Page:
No. The employee signs it to prove conclusively that they were given the write up. If they refuse to sign it, that is their prerogative. Of course, it is hard for them to improve performance if they do not have a copy of the write up. You can e-mail it to them with a read receipt as another way of proving delivery. Another person would be an alternate way of proof. Some employees are reluctant to sign because they think it is an admission of fault. The way to deal with that is to have them sign a statement that says "I do not necessarily agree with the contents of this writeup. My signature on it is not an admission of fault or liability, but only an acknowledgment that the employer gave me this write up on this date."
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Your premise that the write has legal meaning is wrong. If you're an "at will" employee," meaning no written contract that says you can only be fired for "cause" or "good cause," and if you're not qa union member, your employer doesn't need a reason to fire you, or to give you any notice, or to do a write up before firing you.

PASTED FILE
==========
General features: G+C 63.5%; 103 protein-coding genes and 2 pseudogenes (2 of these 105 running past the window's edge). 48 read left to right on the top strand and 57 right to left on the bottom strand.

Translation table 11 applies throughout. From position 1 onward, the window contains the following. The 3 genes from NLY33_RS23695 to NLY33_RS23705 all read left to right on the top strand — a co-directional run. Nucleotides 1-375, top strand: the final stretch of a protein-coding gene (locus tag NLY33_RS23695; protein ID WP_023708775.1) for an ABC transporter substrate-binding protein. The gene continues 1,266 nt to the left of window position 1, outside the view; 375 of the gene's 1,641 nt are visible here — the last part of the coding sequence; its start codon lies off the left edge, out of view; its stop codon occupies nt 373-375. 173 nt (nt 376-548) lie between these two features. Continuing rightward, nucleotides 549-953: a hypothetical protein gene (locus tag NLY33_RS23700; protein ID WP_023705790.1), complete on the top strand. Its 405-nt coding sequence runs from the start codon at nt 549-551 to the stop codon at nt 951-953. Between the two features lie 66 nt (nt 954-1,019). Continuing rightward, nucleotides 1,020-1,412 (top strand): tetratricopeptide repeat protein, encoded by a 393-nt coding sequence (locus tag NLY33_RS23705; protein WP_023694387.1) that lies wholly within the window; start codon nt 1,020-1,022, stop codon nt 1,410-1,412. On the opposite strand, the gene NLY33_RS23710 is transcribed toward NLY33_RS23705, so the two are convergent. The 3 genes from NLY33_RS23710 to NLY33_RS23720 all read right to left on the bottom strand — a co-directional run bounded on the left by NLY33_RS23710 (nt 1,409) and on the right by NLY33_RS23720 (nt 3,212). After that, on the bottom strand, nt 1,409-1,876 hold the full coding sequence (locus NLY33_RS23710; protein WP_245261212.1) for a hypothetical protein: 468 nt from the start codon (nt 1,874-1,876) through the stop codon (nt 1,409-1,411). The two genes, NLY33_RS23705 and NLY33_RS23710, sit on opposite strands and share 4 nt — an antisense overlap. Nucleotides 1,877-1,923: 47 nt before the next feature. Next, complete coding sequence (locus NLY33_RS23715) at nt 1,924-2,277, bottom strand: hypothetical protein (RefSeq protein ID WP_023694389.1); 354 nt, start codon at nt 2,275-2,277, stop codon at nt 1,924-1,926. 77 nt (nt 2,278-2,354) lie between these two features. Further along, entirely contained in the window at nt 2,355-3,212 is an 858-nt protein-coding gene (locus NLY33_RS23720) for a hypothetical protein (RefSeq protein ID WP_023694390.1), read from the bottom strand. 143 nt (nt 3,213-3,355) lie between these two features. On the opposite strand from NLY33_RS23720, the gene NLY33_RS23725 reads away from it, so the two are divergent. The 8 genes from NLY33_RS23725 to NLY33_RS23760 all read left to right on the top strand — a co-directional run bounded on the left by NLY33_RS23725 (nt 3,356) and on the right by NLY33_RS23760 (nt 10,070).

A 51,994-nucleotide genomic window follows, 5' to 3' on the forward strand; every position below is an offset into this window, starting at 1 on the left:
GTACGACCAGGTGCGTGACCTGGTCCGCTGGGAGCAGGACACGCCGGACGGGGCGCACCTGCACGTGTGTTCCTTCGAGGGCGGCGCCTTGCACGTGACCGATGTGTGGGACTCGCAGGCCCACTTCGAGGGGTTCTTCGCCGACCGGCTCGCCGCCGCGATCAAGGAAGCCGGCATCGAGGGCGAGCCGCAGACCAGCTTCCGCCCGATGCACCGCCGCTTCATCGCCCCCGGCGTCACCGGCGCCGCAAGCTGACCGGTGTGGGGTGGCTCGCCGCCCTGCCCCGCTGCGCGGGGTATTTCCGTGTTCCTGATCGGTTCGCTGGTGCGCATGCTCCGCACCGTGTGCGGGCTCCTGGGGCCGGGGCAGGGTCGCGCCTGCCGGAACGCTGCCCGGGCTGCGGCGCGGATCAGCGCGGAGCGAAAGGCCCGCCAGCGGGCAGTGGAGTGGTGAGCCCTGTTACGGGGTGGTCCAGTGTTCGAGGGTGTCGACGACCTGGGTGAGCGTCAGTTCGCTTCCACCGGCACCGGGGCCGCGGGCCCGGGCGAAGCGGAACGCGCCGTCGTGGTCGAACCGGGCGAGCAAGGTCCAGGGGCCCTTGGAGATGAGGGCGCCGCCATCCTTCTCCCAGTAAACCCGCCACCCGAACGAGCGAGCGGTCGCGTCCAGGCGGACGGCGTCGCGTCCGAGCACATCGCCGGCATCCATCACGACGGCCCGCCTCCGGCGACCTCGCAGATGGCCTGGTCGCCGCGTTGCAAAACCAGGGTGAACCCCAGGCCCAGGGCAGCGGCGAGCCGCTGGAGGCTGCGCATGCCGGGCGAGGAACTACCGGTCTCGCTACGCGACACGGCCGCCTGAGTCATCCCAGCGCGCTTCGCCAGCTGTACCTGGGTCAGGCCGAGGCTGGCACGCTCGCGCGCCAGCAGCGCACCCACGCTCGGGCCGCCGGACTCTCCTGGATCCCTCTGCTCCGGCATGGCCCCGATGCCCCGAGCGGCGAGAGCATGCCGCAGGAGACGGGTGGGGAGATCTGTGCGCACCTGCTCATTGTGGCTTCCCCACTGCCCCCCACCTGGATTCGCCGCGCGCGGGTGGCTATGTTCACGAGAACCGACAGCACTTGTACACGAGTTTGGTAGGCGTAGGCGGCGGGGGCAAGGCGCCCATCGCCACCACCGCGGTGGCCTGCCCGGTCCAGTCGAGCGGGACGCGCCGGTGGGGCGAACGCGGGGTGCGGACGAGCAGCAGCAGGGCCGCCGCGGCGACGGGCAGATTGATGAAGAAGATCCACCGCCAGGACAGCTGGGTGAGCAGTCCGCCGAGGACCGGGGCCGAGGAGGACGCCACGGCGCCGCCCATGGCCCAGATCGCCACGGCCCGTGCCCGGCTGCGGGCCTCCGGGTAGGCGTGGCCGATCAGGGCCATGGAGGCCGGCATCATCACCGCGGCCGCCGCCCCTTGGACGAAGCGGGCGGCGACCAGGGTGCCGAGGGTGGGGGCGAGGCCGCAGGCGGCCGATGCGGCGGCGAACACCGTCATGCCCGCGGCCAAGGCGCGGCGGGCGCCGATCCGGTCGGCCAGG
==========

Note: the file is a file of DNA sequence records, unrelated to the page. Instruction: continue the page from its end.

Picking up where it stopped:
If they have policies for progressive discipline leading to firing, they have to follow their own policies, but they don't need to have firing policies in the 1st place.
My colleague is correct that signing doen't prove the truth of the content of the write up, and as a practical matter, you could be considered even more of a troublemaker for refusing to sign.
Disclaimer: Please note that this answer does not constitute legal advice, and should not be relied on, since each state has different laws, each situation is fact specific, and it is impossible to evaluate a legal problem without a comprehensive consultation and review of all the facts and documents at issue. This answer does not create an attorney-client relationship.